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New facility, system for detained children with extreme behavioral disorders created in bill advancing in Ky. legislature

Sen. Danny Carroll, a Republican from Benton, is sponsoring a bill to fix what he says are some of the major issues within Kentucky's juvenile justice detention centers.
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Sen. Danny Carroll, a Republican from Benton, is sponsoring a bill to fix what he says are some of the major issues within Kentucky's juvenile justice detention centers.

A bill advancing through the state legislature would create a system and potentially build a new facility for “high acuity” children with extreme levels of aggression or violent behavior.

Kentucky’s Department of Juvenile Justice has no system to address the significant needs of children with behavioral disorders that can include high-levels of aggression and violent behavior, according to bill sponsor Sen. Danny Carroll, a Republican from Benton.

Carroll said the failure to appropriately help these kids is the source of many of DJJ’s woes.

“[The bill] provides a higher level of mental health treatment,” Carroll said. “We all agree that that's imperative at this point, and we can't let things that have been happening in the past continue to occur in this commonwealth.”

Carroll’s bill would create a new system, intertwining the DJJ, Cabinet for Health and Family Services, courts and providers to determine where children with the most severe issues, called “high acuity youth,” should be placed.

In the Wednesday House committee hearing, the bill passed unanimously. The legislation already passed a Senate vote, and will now be sent to the House floor. There’s little time left before the governor’s veto period begins.

In addition to the legislation passing, Kentucky lawmakers would need to allocate funds to construct the facilities in the state budget, which is still under consideration.

The legislation also calls for a DJJ facility specifically designed to provide intensive services to high acuity youth. Carroll said it would require $22 million in this year’s budget. The final version of the budget has not yet dropped, but the Senate’s proposal included just $5 million for the facility.

“If we don't do that now, it's going to be at least four years before we're able to get these kids out of detention facilities,” Carroll said. “That's unacceptable.”

After a riot that led to the sexual assault of a girl and injury of a staff member at the Adair Regional Juvenile Detention Center last year, Beshear responded by requiring incarcerated children to be separated by gender and the severity of their offenses.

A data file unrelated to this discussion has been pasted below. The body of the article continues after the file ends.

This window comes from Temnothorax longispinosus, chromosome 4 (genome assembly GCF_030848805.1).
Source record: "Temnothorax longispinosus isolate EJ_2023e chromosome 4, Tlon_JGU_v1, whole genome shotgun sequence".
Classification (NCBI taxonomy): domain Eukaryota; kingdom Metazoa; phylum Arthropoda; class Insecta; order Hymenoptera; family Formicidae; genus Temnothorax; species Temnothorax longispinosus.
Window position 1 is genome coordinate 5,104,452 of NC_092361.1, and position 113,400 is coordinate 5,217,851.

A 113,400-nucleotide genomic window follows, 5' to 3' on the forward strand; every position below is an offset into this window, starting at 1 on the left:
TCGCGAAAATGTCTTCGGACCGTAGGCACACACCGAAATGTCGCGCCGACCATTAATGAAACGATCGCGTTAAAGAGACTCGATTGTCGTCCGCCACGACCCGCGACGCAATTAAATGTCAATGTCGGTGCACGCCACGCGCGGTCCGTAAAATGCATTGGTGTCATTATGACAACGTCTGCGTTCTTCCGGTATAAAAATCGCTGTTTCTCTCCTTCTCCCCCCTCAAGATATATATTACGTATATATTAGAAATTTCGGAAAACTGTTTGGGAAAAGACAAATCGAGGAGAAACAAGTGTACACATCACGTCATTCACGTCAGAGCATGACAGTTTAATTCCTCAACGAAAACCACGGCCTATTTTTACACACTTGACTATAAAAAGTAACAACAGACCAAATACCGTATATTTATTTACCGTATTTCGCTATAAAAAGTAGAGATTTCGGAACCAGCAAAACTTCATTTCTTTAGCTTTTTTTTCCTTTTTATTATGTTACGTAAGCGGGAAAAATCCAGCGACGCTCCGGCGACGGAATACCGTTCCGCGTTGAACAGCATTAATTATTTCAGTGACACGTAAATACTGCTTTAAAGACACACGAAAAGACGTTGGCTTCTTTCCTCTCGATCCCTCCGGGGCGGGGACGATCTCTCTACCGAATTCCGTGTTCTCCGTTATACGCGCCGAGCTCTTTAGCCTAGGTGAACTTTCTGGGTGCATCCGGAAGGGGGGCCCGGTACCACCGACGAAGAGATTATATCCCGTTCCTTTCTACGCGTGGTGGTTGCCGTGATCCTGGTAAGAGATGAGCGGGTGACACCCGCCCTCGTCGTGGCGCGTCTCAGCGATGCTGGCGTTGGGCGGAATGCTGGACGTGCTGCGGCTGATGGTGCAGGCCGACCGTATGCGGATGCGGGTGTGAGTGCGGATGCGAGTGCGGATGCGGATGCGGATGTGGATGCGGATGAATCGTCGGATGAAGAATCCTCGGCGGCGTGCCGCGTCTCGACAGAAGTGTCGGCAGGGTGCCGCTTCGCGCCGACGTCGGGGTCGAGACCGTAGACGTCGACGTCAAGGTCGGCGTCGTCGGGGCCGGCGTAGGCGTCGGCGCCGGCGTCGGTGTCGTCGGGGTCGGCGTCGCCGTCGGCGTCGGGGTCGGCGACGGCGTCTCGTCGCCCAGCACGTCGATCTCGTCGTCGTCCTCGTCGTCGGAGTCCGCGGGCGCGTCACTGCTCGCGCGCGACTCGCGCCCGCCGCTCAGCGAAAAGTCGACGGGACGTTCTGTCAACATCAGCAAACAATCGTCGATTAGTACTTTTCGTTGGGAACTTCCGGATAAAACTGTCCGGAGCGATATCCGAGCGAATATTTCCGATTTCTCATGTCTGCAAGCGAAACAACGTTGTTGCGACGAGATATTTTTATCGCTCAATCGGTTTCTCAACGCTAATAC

Before that, independent consultants found in 2017 that Kentucky’s juvenile detention centers overuse isolation rooms and lack basic mental health care for the thousands of youths that cycle through the system each year — concerns that still exist today.

Senate Bill 242 also attempts to solve the issue of gender-segregated detention facilities, which would require millions in retrofitting. The legislation instead requires the department to build two facilities for girls, in central and western Kentucky — these new facilities were funded in the Senate version of the budget to the tune of $90 million.

Boys facilities would continue to transition to a regional model where kids are placed closest to home. The facilities would still all need to be separated into non-violent and violent offenders.

Any child who has been charged with a crime and is in state custody would have to undergo a behavioral assessment to see whether they count as a “high acuity youth,” under the bill. The clinician who performed the assessment would prepare an affidavit, including recommendations for where the child should be placed.

If the DJJ and Department for Behavioral Health, Developmental and Intellectual Disabilities agree, then they can begin to form a treatment plan and submit it to the judge. If not, they still have to submit their reasoning to the judge, who would make the final determination.

“It puts all the pressure on the judge to make that decision, who is independent,” Carroll said. “Yet it provides them with an entirely different level of information, in order to make the best possible decision, coming from all the stakeholders.”

The bill also sets up a process where, if a child “commits an act of violence” while in inpatient treatment, the child can still be criminally charged and taken to a different facility, and placed back into detention.

GOP Committee chairwoman Rep. Samara Heavrin from Leitchfield commended the legislation, but urged lawmakers to remember that, no matter how severe their issues, they were talking about children.

“What I don't want us to forget… that even if they're very violent, they're still youth, and so making sure that we don't decide their future for them at 18,” Hearvin said.

State government and politics reporting is supported in part by the Corporation for Public Broadcasting.

Sylvia is the Capitol reporter for Kentucky Public Radio, a collaboration including Louisville Public Media, WEKU-Richmond, WKU Public Radio and WKMS-Murray. Email her at sgoodman@lpm.org.